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Go Back   World of Renewables - The World's #1 Online Renewable Energy Network! > Energy Conservation-Members only > Carbon Offsets-Members only
Carbon Offsets-Members only Mitigating ("offsetting") greenhouse gas emissions

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Old 29th August 2007
Grant Saxon Grant Saxon is offline
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Join Date: March 2007
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Default Overview of Carbon Offsetting

Carbon offsetting is the act of mitigating ("offsetting") greenhouse gas emissions. A well-known example is the planting of trees to compensate for the greenhouse gas emissions from personal air travel.
The idea of paying for emission-reductions elsewhere instead of reducing by own actions is also known from the closely related concept of emissions trading.
However, in contrast to emissions trading, which is regulated by a strict formal and legal framework, carbon offsets generally refer to voluntary acts by individuals or companies that are commonly arranged by commercial or not-for-profit carbon-offset providers.
A wide variety of offset methods are in use — while tree planting has initially been a mainstay of carbon offsetting, renewable energy and energy conservation offsets have now become increasingly popular, and purchase and withdrawal of emissions trading credits is also seen.
Carbon offsetting as part of a "carbon neutral" lifestyle has gained some appeal and momentum mainly among consumers in western countries who have become aware and concerned about the potentially negative effects of energy-demanding lifestyles and economies on the environment.
The Kyoto Protocol has sanctioned official offsets for governments and private companies to earn carbon credits which can be traded on a marketplace.
This has contributed to the increasing popularity of voluntary offsets among private individuals and also companies. Offsets may be cheaper or more convenient alternatives to reducing one's own fossil-fuel consumption.
However, some critics object to carbon offsets, and many have questioned the benefits of certain types of offsets (such as tree planting), and other projects.

See Tech pages for a more detailed knowledge base:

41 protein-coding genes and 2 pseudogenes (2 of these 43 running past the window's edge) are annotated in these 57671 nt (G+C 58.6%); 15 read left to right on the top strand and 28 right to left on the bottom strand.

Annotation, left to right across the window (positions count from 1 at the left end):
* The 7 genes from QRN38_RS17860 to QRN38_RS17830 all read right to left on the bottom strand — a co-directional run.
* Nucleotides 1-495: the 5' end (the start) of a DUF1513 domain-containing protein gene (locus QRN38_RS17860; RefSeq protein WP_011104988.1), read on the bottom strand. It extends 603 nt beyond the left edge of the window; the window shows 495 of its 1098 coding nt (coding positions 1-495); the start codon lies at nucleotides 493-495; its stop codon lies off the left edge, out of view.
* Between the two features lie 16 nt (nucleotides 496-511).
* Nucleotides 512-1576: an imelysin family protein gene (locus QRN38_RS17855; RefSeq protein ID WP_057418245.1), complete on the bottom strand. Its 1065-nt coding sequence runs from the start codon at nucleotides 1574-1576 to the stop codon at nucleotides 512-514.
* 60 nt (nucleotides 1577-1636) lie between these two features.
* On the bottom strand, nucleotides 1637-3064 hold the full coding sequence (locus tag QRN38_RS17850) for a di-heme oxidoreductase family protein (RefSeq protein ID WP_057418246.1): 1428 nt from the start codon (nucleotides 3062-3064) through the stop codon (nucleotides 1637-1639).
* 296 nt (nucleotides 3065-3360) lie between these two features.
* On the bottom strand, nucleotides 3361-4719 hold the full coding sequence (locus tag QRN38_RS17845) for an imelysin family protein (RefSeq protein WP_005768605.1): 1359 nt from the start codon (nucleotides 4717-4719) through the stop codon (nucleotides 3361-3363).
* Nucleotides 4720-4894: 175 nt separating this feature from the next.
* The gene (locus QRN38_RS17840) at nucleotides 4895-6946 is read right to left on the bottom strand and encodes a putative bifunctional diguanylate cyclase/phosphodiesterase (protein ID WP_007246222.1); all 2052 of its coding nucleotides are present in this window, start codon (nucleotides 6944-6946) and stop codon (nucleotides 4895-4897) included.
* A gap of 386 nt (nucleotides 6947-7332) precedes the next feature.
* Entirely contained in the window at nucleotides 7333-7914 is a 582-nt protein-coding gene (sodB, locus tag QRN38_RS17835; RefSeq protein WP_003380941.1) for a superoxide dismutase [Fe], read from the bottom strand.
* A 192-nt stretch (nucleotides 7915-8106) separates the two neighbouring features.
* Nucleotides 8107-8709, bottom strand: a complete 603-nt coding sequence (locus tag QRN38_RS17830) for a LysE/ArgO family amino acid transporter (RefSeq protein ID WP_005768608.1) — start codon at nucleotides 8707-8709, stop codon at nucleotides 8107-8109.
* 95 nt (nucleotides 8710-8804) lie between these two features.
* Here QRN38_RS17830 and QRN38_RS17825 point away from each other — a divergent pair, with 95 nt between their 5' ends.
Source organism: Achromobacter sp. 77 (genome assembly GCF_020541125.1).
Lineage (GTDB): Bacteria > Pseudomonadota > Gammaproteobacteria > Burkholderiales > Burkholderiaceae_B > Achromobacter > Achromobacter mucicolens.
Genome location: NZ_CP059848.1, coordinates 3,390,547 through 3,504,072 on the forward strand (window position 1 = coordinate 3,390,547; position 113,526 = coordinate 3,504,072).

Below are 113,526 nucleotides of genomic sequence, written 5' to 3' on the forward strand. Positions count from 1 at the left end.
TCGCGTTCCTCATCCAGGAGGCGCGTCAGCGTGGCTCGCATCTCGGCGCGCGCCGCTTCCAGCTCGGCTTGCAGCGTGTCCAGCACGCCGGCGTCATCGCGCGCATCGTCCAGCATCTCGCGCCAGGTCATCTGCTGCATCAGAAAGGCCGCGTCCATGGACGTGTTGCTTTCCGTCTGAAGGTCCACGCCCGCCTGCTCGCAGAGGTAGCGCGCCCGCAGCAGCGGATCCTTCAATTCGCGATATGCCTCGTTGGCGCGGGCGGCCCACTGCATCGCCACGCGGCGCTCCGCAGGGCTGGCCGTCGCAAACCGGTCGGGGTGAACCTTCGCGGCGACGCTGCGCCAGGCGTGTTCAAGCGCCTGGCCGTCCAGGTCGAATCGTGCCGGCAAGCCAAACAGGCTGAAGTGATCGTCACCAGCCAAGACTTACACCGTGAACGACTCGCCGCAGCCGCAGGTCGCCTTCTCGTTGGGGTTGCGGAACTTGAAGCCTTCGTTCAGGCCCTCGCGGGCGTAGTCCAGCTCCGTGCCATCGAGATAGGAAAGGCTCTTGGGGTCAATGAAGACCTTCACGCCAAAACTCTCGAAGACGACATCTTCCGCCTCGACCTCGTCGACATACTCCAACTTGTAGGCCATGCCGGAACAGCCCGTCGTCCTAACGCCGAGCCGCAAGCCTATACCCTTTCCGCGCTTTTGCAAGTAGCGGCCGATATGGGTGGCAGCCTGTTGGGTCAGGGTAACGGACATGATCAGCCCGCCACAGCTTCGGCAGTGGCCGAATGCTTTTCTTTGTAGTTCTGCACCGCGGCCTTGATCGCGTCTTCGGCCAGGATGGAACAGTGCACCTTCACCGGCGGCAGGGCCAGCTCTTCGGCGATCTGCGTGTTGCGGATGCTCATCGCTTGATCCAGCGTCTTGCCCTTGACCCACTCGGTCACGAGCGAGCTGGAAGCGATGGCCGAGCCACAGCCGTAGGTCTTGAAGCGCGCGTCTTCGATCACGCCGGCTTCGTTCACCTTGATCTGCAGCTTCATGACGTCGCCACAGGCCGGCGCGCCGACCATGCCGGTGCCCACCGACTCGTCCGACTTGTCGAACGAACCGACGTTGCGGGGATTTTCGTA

http://www.worldofrenewables.com/page.php?pageid=68
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Old 6th October 2007
Alan Voice Alan Voice is offline
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Join Date: September 2007
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Default Cant see the Trees for the Wood

Has anyone done a study to how many trees would need to be planted to have a carbon neutral world. and if so how much land it would take ?
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Old 6th October 2007
david willia david willia is offline
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Default number of trees

Well, it isn't hard to do a guesstimate. Suppose a tree absorbs one ton of carbon per year from the atmosphere. That's roughly equivalent (in very round numbers) to one barrel of oil. How much oil is used, plus coal, etc.? Let's guess ten billion tons per year. That's only a bit more than one ton per person. So we'd need ten billion trees to absorb carbon from the atmosphere at the same rate as we're using it. That's 1e10 trees, or a square 1e5 trees on each side. If the trees are ten metres apart, the square would be 1000 x 1000 kilometres.

That doesn't sound too bad, but it assumes that all the wood from the trees is harvested and used to replace fossil fuels, or is "sequestered" (e.g. buried) so it is permanently stored as a replacement for the oil and coal that is dug out of the ground. Realistically, this is nowhere near the truth. Most wood ends up being oxidized, by burning or decay, so its carbon goes back into the atmosphere. So, in the real world, a lot more trees and land would be needed than the rough calculation above indicated.

Planting trees that end up being oxidized in some way that does not reduce the consumption of fossil fuels is useless.

dow
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